When I left my children to the school this morning I witnessed the grave disruption there as a result of removing the teacher. The people are very annoyed because they believed that settlement of the dispute between the INTO and the Department would result in the teacher being left in the school. Unfortunately, just before that school and a number of others were due to go on strike, they learnt that they would not benefit from the settlement. It is ludicrous for the Minister to decide, based on numbers in a particular year, that a teacher will be removed given that next year the teacher will be replaced.

Mr. Durkan: Information on Bernard Durkan Zoom on Bernard Durkan I thank the Deputy for affording me this opportunity to reply to the debate on behalf of the Minister for Education. The Minister is keenly aware of the position as set out by Deputy Ahern and is anxious to assist in every way possible. She has gone to considerable lengths to see what can be done.

The thirteenth assistant's post at Blackrock national school was suppressed at the end of the 1995-96 school year due to declining enrolments. The authorised staffing at the school for the [1679] current school year consists of a principal and 12 assistant teachers. The Deputy is no doubt aware that the staffing of a primary school is determined by reference to the enrolment of the school on 30 September of the previous year. This accords with an agreement on staffing entered into between the Government and the INTO.

The enrolment of Blackrock national school on 30 September 1996 was 383 pupils. The retention figure for the thirteenth assistant's post was 392 pupils. Accordingly, not only was the enrolment at Blackrock national school nine points below the retention figure for the thirteenth assistant's post, but additionally, the enrolment at the school had decreased by 26 pupils between 1994 and 1995. In the circumstances, the thirteenth assistant's post at the school was suppressed in June 1996. The most junior assistant teacher in the school exercised her option of having her name placed on the diocesan panel for redeployment, which has now occurred.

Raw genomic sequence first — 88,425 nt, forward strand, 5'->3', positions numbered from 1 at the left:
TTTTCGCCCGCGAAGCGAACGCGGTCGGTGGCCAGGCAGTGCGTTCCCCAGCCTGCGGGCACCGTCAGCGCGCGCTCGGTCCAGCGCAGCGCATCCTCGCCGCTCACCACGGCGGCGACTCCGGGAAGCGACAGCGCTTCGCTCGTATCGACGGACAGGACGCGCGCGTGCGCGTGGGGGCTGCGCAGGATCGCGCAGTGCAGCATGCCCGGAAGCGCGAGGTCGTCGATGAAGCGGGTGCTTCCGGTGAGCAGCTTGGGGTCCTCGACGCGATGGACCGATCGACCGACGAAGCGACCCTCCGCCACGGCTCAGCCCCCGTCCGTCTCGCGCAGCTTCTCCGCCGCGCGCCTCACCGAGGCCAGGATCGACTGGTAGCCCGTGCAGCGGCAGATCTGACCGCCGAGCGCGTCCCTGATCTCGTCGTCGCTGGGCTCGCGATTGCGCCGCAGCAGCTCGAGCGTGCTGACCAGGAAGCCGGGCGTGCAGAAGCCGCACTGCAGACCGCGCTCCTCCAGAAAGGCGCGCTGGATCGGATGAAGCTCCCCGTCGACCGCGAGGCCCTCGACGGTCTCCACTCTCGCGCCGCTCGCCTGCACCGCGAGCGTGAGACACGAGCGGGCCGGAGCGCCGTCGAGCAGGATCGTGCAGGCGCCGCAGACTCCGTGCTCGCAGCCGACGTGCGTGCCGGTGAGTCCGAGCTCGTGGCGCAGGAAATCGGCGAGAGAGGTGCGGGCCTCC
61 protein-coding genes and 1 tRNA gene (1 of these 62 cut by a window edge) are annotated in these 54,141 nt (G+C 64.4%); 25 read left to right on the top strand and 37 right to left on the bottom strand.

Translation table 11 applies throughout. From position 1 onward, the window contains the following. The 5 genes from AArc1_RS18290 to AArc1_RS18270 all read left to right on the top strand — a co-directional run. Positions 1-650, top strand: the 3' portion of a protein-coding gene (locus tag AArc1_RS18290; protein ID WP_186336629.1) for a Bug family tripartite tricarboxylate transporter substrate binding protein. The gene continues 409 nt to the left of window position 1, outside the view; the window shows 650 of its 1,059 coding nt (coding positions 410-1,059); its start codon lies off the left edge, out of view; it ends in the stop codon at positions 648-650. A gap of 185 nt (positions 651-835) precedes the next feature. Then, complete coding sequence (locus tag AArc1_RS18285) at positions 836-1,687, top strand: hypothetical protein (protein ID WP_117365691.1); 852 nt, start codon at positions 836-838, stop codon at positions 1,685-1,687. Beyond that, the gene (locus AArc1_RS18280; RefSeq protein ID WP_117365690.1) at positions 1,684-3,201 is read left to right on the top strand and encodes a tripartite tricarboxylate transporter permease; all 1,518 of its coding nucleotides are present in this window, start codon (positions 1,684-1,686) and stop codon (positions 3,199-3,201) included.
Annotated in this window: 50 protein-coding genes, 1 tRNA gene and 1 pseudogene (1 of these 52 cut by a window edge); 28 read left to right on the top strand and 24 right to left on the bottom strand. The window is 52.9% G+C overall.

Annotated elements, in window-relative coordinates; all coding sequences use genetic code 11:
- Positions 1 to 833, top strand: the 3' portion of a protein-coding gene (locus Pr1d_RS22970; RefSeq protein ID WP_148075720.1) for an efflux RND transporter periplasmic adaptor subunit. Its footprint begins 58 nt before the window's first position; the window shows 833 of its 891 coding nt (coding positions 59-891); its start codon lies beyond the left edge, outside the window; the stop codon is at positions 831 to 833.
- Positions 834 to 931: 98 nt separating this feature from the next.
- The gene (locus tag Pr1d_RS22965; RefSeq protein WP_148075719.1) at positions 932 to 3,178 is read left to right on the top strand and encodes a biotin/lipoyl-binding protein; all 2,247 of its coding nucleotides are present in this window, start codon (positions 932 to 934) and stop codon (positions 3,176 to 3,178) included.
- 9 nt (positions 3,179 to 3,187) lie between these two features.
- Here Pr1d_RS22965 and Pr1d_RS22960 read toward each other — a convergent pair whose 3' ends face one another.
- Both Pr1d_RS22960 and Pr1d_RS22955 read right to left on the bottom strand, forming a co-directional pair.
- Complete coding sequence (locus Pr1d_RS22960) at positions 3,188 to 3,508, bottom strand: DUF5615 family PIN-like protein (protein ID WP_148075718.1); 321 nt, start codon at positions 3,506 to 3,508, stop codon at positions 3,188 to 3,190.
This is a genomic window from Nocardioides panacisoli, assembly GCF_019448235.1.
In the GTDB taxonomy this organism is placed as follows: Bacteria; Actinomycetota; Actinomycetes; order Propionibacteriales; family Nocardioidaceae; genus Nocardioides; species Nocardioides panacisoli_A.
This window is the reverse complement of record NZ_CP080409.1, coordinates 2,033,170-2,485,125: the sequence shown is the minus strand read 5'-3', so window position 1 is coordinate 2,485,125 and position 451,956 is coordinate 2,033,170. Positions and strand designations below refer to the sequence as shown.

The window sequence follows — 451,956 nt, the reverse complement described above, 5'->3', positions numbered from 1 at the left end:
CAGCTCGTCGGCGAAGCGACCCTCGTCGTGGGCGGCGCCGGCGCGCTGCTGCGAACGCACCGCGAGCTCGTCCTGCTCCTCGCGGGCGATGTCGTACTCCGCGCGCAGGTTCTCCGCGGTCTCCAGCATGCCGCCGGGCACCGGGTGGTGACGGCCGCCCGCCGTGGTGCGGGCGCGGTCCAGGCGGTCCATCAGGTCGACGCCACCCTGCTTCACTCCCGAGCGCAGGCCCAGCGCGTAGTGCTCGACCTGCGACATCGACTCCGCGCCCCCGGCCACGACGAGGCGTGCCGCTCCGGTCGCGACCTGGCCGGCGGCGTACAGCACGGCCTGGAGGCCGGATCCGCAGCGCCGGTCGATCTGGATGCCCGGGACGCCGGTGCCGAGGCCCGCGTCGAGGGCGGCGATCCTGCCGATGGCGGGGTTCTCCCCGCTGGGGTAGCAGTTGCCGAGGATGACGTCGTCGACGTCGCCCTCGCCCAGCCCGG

I would also point out to the Deputy that in addition to the staffing which I mentioned above, this school also has the services of a full-time remedial teacher. The staffing agreement mentioned above can be deviated from and additional posts allocated to a school in the current school year if one of two circumstances exists.

The first circumstance refers to a situation whereby a school achieves developing school status. This occurs as a result of rapid enrolment growth. In the case of Blackrock national school, in order for it to achieve developing school status, it would need to increase its enrolment in September, 1996 to 413 pupils. I understand that the enrolment at Blackrock national school in the current year has increased to 396. If this is a valid enrolment, it will be sufficient for the reappointment of the thirteenth assistant's post from the start of the 1997-98 school year. However, it is [1680] clearly not sufficient to qualify the school for developing school status.

The second circumstance arises when a school is in breach of maximum class size guidelines. Maximum class size guidelines in the current school year are as follows: 35 applies in the case of a single grade class grouping, 34 in the case of two consecutive class groupings, 31 in the case of multi-grade class groups and 29 in the case of schools designated as disadvantaged. Clearly, if the managerial authorities at the school are unable to manage the existing enrolment within the recommended guidelines mentioned above, it is open to authorities to contact my Department in the matter.

While the staffing schedule attached to the annual staffing circular 13/96 remains unaltered, it was decided to implement some interim changes in a number of the retention figures. I emphasise that these were once off adjustments for the 1996-97 school year only and occurred at the retention points for the third to the fourteenth assistant inclusive. Even allowing for these amendments, it was still not posible to save the thirteenth assistant's post at Blackrock national school.